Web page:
Commercial, Industrial, Sourcing Renewables - January 16, 2017
Iowa, Illinois lead corporate clean energy rankings
Out of all 50 states, Iowa was recently named as the easiest place for corporations to purchase renewable energy to power their operations.
The Hawkeye State topped a ranking of the states — created by Clean Edge, the Retail Industry Leaders Assocation and the
Information Technology Industry Council — based upon existing state policies and corporate renewable energy deployment. According to the groups, the index consists of 15 indicators tracking both policy and deployment activities in three categories: utility purchasing options, third-party purchasing options and onsite/direct deployment options.
According to a report outlining the rankings, Iowa led the index with an overall score of 74.73, nearly six points ahead of Illinois, which nabbed the number two spot with a score of 68.79. New Jersey, California and Texas rounded out the top fives. Those states were followed by Massachusetts, New York, Ohio, Rhode Island and Connecticut.
The report, "The Corporate Clean Energy Procurement Index: State Leadership & Rankings," names wind-friendly Iowa's big strength as offsite utility-scale deployment of clean energy. The state joins Oklahoma, Virginia and North Carolina as the only states with what the report classifies as "measurable deployment" through green tariffs and/ or direct utility purchases, which comprise 548 MW in Iowa, and offsite power purchase agreements, which in Iowa total 114 MW.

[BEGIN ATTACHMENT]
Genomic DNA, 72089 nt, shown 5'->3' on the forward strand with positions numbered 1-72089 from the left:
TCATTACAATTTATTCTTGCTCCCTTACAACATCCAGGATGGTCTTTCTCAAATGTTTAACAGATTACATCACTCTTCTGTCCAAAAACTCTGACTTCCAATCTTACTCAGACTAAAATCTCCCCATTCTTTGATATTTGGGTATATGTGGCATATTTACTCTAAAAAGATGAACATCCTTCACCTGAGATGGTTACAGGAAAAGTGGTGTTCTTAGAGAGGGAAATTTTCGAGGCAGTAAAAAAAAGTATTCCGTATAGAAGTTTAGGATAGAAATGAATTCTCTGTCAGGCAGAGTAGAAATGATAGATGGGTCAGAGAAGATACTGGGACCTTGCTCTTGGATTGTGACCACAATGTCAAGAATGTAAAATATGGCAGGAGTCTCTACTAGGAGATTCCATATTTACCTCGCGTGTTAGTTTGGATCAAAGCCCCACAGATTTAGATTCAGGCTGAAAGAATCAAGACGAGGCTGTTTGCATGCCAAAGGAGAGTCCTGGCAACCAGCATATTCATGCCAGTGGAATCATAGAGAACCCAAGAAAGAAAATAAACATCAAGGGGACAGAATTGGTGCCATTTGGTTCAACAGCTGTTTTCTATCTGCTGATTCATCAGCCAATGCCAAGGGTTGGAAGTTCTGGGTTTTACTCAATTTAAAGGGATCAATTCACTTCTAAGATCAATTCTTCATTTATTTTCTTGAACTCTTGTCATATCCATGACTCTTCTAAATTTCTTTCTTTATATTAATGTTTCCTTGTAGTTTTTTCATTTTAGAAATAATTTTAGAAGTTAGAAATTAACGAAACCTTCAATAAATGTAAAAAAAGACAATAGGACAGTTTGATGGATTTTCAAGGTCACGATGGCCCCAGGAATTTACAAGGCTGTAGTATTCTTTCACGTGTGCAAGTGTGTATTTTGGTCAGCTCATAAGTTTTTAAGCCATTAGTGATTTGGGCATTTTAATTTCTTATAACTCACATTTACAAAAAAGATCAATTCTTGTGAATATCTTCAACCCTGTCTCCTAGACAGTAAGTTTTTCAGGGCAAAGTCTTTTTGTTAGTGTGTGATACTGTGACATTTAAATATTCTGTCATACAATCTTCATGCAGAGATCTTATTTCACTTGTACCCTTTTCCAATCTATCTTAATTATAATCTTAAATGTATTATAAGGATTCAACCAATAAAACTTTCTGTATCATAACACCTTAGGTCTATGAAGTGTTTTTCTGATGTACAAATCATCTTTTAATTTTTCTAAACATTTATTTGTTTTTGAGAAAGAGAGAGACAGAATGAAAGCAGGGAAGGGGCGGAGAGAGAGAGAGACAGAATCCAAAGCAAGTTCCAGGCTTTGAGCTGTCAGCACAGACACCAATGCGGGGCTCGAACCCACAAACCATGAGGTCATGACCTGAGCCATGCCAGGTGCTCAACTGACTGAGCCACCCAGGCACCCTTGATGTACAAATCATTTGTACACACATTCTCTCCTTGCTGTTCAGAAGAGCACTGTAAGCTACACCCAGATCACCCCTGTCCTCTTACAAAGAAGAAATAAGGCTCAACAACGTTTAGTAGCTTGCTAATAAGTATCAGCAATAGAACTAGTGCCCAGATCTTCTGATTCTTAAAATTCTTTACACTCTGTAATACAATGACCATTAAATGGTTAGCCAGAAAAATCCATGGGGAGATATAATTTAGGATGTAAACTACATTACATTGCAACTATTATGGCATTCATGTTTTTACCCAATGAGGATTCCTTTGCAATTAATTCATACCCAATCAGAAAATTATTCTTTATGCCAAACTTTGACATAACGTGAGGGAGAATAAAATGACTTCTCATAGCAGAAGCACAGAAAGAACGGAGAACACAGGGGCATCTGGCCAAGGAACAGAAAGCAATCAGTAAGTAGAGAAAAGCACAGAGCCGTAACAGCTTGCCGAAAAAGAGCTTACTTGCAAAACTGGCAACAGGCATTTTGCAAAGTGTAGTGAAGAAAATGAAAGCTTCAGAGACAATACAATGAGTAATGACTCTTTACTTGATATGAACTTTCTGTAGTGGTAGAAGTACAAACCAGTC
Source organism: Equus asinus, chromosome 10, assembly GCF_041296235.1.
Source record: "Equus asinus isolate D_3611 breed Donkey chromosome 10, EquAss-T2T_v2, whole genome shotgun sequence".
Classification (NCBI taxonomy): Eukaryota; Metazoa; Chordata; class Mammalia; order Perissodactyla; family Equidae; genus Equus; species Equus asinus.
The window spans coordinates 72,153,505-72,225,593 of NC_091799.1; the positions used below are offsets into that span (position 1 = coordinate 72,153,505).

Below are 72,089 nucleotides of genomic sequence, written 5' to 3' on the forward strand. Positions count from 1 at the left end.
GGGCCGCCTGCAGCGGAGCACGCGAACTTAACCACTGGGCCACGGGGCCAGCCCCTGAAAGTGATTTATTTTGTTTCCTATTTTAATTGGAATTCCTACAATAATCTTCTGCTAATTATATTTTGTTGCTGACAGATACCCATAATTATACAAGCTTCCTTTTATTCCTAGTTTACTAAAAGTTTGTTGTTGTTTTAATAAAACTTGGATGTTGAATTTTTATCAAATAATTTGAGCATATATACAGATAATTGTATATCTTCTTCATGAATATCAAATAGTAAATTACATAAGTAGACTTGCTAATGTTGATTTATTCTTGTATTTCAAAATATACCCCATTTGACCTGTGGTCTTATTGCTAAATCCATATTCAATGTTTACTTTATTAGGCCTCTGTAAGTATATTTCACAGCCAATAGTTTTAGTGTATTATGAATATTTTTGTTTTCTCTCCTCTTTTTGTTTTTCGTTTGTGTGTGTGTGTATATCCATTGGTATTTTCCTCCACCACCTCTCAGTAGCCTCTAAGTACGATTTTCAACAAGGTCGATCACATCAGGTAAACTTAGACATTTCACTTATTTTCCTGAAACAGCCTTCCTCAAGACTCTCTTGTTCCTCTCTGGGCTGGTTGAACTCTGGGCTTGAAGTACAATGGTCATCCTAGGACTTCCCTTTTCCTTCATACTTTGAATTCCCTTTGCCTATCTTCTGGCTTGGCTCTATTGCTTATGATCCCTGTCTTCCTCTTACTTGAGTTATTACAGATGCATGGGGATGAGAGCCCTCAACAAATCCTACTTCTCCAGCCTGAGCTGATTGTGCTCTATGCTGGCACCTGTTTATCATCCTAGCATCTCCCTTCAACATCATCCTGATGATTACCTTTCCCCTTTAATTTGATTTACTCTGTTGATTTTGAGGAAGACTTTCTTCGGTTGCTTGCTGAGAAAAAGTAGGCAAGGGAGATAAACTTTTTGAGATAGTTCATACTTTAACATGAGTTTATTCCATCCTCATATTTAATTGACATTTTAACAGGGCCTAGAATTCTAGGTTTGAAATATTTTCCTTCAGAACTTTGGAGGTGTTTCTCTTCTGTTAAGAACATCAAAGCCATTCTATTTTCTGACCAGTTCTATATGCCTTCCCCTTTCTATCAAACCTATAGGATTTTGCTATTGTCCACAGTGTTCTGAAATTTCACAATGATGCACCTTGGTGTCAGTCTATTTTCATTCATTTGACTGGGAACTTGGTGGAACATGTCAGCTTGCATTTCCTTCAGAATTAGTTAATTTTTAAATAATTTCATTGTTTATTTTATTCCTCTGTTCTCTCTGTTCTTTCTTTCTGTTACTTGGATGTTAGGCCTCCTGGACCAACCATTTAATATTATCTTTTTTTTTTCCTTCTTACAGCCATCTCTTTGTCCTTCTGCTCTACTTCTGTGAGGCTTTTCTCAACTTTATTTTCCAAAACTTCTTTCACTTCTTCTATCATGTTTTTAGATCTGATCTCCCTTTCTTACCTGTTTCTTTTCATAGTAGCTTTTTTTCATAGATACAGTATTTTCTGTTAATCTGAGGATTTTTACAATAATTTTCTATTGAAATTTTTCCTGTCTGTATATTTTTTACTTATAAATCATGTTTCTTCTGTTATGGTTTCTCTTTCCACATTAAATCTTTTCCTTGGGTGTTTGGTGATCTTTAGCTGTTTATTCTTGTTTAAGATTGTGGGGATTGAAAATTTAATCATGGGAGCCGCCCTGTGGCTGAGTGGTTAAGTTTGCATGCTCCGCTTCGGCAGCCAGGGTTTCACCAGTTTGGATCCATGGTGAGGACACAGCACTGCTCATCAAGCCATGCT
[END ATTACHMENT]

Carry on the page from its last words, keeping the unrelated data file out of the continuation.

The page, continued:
That 114 MW is likely attributable solely to Google, which in 2010 became one of the first corporations to enter into a long-term contract for a large-scale clean energy project with its first such agreement to purchase all of the electricity —114 MW — from NextEra Energy Resources' Story County II wind facility in the state.
The report, available in the Smart Energy Decisions research center, was created to help guide RILA and ITI members as well as other companies in their pursuit of clean energy to power their operations in the U.S. The report explains further:
While created on behalf of RILA and ITI, the index is broadly applicable to many other stakeholders, including other business sectors, the military, higher education, healthcare, and state and local government. It is intended to assist policymakers and large RE buyers in advancing policies that help, not hinder, RE development. It can also help large RE buyers to select states in which they may make RE investments. These investments, in turn, drive broader societal benefits, such as job growth, increased tax revenue, and lower air emissions.
Interested in our 2018 Renewable Energy Sourcing Forum? Check out highlights from the 2017 event in the video below.